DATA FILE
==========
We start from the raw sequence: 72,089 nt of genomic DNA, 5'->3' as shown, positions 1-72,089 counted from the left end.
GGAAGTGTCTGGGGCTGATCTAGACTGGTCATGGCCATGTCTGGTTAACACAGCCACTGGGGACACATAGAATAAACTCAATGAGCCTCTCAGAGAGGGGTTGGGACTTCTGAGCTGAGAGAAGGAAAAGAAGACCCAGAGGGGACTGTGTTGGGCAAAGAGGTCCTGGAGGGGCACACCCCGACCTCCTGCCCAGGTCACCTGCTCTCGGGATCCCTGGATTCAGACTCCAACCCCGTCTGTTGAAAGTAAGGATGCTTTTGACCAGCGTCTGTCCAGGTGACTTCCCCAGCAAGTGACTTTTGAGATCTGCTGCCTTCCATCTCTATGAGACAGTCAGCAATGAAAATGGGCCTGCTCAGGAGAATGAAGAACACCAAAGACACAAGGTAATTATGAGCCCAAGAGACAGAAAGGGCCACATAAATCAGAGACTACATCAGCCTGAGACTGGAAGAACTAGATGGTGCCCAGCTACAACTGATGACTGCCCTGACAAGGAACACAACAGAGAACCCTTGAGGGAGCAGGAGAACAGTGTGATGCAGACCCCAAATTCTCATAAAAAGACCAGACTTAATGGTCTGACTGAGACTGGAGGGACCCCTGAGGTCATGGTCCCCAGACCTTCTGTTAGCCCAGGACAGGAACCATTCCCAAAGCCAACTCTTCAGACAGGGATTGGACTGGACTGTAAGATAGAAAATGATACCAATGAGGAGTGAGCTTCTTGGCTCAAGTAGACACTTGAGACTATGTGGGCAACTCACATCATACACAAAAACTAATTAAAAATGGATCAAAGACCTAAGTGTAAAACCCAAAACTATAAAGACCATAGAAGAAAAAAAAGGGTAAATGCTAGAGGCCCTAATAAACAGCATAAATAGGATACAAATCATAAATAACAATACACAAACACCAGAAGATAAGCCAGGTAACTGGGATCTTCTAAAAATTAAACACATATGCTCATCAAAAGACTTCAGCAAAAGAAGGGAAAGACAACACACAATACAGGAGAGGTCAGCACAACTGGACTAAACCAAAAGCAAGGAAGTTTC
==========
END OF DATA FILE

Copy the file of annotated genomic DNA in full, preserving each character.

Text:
We start from the raw sequence: 72,089 nt of genomic DNA, 5'->3' as shown, positions 1-72,089 counted from the left end.
GGAAGTGTCTGGGGCTGATCTAGACTGGTCATGGCCATGTCTGGTTAACACAGCCACTGGGGACACATAGAATAAACTCAATGAGCCTCTCAGAGAGGGGTTGGGACTTCTGAGCTGAGAGAAGGAAAAGAAGACCCAGAGGGGACTGTGTTGGGCAAAGAGGTCCTGGAGGGGCACACCCCGACCTCCTGCCCAGGTCACCTGCTCTCGGGATCCCTGGATTCAGACTCCAACCCCGTCTGTTGAAAGTAAGGATGCTTTTGACCAGCGTCTGTCCAGGTGACTTCCCCAGCAAGTGACTTTTGAGATCTGCTGCCTTCCATCTCTATGAGACAGTCAGCAATGAAAATGGGCCTGCTCAGGAGAATGAAGAACACCAAAGACACAAGGTAATTATGAGCCCAAGAGACAGAAAGGGCCACATAAATCAGAGACTACATCAGCCTGAGACTGGAAGAACTAGATGGTGCCCAGCTACAACTGATGACTGCCCTGACAAGGAACACAACAGAGAACCCTTGAGGGAGCAGGAGAACAGTGTGATGCAGACCCCAAATTCTCATAAAAAGACCAGACTTAATGGTCTGACTGAGACTGGAGGGACCCCTGAGGTCATGGTCCCCAGACCTTCTGTTAGCCCAGGACAGGAACCATTCCCAAAGCCAACTCTTCAGACAGGGATTGGACTGGACTGTAAGATAGAAAATGATACCAATGAGGAGTGAGCTTCTTGGCTCAAGTAGACACTTGAGACTATGTGGGCAACTCACATCATACACAAAAACTAATTAAAAATGGATCAAAGACCTAAGTGTAAAACCCAAAACTATAAAGACCATAGAAGAAAAAAAAGGGTAAATGCTAGAGGCCCTAATAAACAGCATAAATAGGATACAAATCATAAATAACAATACACAAACACCAGAAGATAAGCCAGGTAACTGGGATCTTCTAAAAATTAAACACATATGCTCATCAAAAGACTTCAGCAAAAGAAGGGAAAGACAACACACAATACAGGAGAGGTCAGCACAACTGGACTAAACCAAAAGCAAGGAAGTTTC